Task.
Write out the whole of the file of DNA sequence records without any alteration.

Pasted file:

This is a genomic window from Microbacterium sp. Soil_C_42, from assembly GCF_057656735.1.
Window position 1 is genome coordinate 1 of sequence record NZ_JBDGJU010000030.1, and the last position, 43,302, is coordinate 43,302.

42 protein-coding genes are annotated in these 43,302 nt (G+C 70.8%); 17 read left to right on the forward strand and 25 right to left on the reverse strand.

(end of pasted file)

This is a genomic window from Microbacterium sp. Soil_C_42, from assembly GCF_057656735.1.
Window position 1 is genome coordinate 1 of sequence record NZ_JBDGJU010000030.1, and the last position, 43,302, is coordinate 43,302.

42 protein-coding genes are annotated in these 43,302 nt (G+C 70.8%); 17 read left to right on the forward strand and 25 right to left on the reverse strand.